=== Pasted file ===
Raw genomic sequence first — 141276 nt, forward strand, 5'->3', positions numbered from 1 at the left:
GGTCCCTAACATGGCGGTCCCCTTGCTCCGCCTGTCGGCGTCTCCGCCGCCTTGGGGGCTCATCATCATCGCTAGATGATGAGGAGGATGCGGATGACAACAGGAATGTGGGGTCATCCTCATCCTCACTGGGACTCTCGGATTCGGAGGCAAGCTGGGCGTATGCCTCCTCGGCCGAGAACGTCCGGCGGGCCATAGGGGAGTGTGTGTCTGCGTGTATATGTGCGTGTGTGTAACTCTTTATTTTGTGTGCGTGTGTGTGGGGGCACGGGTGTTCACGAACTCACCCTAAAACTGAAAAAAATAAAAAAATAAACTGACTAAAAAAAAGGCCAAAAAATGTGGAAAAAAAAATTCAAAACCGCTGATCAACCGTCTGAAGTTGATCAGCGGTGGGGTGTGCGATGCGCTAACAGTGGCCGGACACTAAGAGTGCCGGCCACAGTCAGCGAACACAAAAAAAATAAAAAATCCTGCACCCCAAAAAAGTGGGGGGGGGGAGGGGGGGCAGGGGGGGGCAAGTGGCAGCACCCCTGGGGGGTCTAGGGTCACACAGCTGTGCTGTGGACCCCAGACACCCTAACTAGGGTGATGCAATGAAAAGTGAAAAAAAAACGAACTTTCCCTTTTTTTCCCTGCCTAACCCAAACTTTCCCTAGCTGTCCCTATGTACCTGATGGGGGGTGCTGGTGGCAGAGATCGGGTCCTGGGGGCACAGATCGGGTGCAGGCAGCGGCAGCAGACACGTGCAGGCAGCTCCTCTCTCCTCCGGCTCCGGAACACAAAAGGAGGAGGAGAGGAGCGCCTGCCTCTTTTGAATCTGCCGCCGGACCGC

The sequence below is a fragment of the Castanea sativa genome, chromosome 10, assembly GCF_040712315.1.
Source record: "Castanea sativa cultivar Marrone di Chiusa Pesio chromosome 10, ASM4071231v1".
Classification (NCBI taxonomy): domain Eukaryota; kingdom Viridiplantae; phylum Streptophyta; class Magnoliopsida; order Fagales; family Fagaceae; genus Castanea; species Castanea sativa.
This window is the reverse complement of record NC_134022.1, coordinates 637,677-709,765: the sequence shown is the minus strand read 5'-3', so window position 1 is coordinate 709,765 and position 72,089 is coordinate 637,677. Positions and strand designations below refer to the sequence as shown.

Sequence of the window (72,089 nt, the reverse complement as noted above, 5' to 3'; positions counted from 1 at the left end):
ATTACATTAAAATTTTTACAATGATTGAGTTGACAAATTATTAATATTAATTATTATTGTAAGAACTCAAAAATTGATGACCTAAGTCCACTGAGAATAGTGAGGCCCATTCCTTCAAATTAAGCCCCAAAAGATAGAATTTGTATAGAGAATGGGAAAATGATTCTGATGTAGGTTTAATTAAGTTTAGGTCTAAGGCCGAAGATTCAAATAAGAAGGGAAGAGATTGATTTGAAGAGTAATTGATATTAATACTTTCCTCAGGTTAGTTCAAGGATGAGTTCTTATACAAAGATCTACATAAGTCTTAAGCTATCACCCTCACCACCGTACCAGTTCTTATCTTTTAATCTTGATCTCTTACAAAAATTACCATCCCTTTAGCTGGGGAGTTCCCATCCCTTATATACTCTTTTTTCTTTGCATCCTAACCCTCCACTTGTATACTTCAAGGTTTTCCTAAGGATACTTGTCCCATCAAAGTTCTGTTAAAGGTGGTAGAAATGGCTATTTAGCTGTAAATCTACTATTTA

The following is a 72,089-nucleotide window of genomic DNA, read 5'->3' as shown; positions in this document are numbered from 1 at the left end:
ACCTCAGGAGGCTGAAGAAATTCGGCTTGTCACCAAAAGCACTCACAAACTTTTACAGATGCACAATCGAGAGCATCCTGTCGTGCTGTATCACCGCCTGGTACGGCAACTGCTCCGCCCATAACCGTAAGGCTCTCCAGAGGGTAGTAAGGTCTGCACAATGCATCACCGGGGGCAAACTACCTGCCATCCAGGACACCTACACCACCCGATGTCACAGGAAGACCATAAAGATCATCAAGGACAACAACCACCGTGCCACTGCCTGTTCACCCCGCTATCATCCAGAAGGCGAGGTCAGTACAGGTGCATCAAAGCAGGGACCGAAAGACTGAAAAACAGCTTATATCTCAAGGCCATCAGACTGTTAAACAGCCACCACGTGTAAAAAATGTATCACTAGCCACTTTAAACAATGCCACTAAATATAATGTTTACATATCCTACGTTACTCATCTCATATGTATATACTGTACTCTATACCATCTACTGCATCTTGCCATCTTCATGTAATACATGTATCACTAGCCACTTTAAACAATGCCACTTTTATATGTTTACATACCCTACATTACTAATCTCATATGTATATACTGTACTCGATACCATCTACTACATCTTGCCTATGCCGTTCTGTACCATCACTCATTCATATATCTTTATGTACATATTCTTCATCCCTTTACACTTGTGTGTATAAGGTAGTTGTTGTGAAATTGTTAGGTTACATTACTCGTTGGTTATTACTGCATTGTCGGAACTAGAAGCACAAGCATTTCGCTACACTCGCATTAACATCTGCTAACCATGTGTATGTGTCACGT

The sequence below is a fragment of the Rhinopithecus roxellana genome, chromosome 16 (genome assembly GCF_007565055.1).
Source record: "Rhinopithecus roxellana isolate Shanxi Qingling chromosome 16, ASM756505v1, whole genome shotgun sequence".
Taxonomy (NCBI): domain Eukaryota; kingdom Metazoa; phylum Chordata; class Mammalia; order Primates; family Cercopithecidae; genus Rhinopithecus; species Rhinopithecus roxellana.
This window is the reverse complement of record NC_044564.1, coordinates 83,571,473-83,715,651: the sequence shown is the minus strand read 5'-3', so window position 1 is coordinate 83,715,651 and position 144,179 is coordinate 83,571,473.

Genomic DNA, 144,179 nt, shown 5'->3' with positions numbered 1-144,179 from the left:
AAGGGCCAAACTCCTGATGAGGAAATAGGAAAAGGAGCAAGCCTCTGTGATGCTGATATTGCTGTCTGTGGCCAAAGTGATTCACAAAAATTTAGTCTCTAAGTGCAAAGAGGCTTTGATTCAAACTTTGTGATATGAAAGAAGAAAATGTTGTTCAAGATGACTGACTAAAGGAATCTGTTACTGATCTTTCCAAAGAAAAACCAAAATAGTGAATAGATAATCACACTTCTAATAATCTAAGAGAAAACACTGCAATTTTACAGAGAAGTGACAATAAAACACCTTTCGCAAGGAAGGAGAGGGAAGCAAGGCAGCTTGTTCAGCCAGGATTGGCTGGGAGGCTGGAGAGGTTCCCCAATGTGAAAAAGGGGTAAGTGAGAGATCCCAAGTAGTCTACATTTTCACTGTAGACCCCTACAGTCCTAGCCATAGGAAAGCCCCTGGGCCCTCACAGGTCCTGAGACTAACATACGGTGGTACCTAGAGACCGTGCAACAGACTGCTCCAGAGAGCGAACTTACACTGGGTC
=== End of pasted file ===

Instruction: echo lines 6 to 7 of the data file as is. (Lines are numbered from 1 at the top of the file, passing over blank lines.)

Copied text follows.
This window is the reverse complement of record NC_134022.1, coordinates 637,677-709,765: the sequence shown is the minus strand read 5'-3', so window position 1 is coordinate 709,765 and position 72,089 is coordinate 637,677. Positions and strand designations below refer to the sequence as shown.

Sequence of the window (72,089 nt, the reverse complement as noted above, 5' to 3'; positions counted from 1 at the left end):